Happily sited on a northern slope with no obstructions, the house has been extended with a wide northern face and shallow plan to maximise the sun’s access to living areas and bedrooms. Bathrooms and other service areas are at the rear.
The original matai floor was retained, and being lightweight, is not designed for passive solar energy collection, but insulation keeps the heat inside in winter and outside in summer.
The wide roof (manufactured from recycled paper and bitumen by Onduline) has plenty of area for solar water heating and photovoltaic modules and is angled to make the most of the solar energy.
When they found out the cost of double-glazing the large expanses of bifold doors and windows, Simon and Kristina decided the money would be better spent on installing extra insulation and sizing up the heating system to cope with colder periods
Anatomy of an energywise home
While building the extension, the Copes made the most of the opportunity to install plenty of insulation. They have two layers of high-density Autex Greenstuf polyester blankets in the roofspace and have insulated the external and internal walls, and the floor between the first and second levels to the maximum amount that would physically fit in these spaces.
They’ve insulated under the ground-level floor with Greenstuf and foil, and have covered the ground beneath the house with black polythene sheets to prevent damp rising.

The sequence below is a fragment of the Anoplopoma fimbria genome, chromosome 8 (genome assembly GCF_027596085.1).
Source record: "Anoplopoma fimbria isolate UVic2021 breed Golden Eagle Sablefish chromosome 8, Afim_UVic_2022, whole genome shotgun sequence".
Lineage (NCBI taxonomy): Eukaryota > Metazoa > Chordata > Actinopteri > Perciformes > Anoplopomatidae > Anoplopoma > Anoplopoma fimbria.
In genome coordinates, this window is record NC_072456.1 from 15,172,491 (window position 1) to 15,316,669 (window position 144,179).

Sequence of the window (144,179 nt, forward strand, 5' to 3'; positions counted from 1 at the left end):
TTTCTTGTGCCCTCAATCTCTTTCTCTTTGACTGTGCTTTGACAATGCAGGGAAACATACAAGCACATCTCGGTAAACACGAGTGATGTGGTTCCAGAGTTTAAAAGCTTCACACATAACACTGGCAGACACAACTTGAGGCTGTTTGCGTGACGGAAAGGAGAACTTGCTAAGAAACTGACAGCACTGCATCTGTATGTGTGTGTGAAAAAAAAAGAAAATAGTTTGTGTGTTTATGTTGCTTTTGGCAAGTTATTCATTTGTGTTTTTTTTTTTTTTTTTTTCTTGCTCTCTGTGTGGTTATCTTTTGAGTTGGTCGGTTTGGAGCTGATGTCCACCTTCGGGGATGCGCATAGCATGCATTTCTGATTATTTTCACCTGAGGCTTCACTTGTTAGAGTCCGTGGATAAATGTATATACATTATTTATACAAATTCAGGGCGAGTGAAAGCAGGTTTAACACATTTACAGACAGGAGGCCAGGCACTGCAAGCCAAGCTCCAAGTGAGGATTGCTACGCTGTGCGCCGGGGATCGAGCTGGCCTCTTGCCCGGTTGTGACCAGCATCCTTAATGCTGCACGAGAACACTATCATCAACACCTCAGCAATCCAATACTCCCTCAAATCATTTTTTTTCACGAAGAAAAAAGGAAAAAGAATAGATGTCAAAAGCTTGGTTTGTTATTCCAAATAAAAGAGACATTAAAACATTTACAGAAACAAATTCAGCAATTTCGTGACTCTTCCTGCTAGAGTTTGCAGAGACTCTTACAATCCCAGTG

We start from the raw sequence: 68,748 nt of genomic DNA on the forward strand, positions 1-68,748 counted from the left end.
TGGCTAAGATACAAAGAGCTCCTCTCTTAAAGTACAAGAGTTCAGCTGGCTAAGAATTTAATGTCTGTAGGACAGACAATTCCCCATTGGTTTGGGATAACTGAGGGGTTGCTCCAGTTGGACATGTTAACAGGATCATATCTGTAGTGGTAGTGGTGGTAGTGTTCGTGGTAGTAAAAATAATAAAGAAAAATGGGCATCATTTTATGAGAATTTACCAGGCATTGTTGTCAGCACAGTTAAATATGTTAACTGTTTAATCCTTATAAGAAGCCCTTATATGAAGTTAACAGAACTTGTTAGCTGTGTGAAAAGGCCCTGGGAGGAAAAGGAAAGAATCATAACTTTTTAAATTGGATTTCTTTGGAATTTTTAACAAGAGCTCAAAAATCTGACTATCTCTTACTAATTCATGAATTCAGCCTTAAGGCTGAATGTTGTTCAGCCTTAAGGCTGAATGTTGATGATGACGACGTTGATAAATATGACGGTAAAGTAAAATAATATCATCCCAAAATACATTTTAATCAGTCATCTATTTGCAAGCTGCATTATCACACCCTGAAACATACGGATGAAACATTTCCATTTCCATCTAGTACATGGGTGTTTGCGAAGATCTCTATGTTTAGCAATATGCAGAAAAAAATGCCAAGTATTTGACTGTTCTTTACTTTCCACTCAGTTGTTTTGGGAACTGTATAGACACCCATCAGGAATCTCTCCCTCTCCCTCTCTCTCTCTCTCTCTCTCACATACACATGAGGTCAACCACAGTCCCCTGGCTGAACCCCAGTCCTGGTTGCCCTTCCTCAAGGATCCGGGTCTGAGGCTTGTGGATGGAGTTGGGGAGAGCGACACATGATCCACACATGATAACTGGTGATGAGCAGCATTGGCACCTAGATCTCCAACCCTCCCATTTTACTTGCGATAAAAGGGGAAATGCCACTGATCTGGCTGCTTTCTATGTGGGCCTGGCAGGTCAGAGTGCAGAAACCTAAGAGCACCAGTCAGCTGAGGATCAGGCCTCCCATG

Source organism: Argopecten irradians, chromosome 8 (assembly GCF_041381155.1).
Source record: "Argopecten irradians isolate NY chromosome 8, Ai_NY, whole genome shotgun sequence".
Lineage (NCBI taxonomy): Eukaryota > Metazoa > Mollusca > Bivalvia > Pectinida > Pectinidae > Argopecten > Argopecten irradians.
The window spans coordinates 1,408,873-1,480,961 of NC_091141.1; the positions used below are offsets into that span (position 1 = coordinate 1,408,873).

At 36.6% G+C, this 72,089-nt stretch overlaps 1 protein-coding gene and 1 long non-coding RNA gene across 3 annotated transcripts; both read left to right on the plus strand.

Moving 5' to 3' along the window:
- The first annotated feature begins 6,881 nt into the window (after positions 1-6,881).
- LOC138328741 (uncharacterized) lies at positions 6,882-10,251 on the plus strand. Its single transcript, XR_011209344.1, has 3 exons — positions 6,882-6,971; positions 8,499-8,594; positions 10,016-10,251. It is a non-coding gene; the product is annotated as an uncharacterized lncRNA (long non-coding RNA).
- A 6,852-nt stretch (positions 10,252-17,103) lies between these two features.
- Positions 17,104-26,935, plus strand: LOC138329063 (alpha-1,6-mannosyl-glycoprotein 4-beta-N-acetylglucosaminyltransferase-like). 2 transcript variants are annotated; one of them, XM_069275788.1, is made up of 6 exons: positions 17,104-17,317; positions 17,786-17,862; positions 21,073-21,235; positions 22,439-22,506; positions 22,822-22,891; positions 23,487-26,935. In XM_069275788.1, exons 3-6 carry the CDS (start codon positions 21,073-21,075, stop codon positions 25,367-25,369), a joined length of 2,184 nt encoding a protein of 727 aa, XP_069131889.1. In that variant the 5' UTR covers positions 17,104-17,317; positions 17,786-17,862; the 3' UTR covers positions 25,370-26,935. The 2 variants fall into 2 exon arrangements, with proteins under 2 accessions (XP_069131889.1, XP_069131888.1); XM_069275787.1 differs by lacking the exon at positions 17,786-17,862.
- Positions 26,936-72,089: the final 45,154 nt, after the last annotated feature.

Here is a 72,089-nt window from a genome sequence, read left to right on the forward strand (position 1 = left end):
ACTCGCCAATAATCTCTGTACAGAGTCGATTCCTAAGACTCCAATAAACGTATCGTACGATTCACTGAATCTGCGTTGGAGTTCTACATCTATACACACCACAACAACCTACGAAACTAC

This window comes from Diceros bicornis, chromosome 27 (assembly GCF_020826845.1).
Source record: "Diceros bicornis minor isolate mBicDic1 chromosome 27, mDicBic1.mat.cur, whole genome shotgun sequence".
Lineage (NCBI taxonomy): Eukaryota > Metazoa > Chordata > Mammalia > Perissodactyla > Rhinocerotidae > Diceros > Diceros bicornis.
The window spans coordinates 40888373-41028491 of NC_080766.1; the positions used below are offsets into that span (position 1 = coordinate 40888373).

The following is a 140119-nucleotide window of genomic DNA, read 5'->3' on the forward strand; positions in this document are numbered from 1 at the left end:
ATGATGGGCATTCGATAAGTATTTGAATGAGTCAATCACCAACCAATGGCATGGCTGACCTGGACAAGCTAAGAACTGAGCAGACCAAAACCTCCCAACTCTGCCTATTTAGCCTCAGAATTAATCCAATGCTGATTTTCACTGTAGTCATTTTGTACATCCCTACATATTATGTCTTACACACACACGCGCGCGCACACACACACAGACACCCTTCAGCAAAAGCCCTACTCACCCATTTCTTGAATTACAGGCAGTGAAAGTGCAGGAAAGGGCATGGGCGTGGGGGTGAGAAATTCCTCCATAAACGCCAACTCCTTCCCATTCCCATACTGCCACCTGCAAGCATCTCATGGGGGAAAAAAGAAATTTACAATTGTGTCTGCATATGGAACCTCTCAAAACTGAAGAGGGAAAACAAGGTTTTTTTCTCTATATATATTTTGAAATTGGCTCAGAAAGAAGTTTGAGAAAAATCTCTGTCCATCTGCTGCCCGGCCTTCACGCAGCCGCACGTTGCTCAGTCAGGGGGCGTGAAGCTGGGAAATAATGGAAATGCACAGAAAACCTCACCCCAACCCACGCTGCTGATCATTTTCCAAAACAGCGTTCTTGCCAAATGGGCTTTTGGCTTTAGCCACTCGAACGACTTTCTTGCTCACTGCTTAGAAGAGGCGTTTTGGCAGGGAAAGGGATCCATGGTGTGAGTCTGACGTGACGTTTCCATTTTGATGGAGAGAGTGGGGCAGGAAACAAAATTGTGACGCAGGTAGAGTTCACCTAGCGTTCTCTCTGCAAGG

“The extra cost was stuff-all,” says Simon, and the girls loved burrowing into the fluffy insulation blankets.
Making a stand
So why not live in a smaller house that consumes less material and embodied energy in its construction? Simon sees the generous amenities as a reward for his and Kristina’s hard work, a haven for guests and a way to close off the office areas from the living areas so work doesn’t dominate family life. “When we first came here we set up our office in the living room and the kids were crawling over everything, and we worked 24x7 on the business because we could not separate work and private time,” he says.
And apart from the pragmatic value of marketing and low energy bills, why go to all that trouble, when you could spend the money on designer furniture or a family trip overseas?
Simon says they’ve gone the eco-friendly route because somebody has to. “Someone has to make a stand, and we’re in the fortunate position we can afford to do it. I want to keep pushing the boundaries and make others aware of what’s possible.”
At around $9,000 the home’s energy efficiency features are cost-effective, especially in the long term. These features will pay for themselves within 6-7 years.
This house is over twice the size as the previous, yet only uses an average of three units a day – all achieved through cost effective energy efficient appliances and materials. (A typical house of this size in Auckland would use over 30+ units a day.) “The solar photovoltaic electricity is the icing on the cake”, says Cope. They are not necessary to have on a house to achieve a sub $30 dollar electricity bill every month. This makes the Cope’s ideas worth considering for ALL homes as $9000 invested upfront during construction is laughable when you spend $250,000+ to build a house from scratch in the first place.
The solar photovoltaic (PV) modules are an additional capital expense, and will take a long time to pay for themselves, but that’s not the only consideration.
In New York, solar PV modules are a new form of chic. The payback period might be decades, but trend-setting New Yorkers who’ve installed the modules gain social prestige and see it as a way of making a statement about independence from foreign oil supply, insurance against rising electricity prices and avoiding using electricity that comes from nuclear or coal-fired power stations.
Could the Cope’s be spearheading that trend in sunnier New Zealand?
Water and space heating
Instead of installing the heating and water heating in a piecemeal way, the Copes have....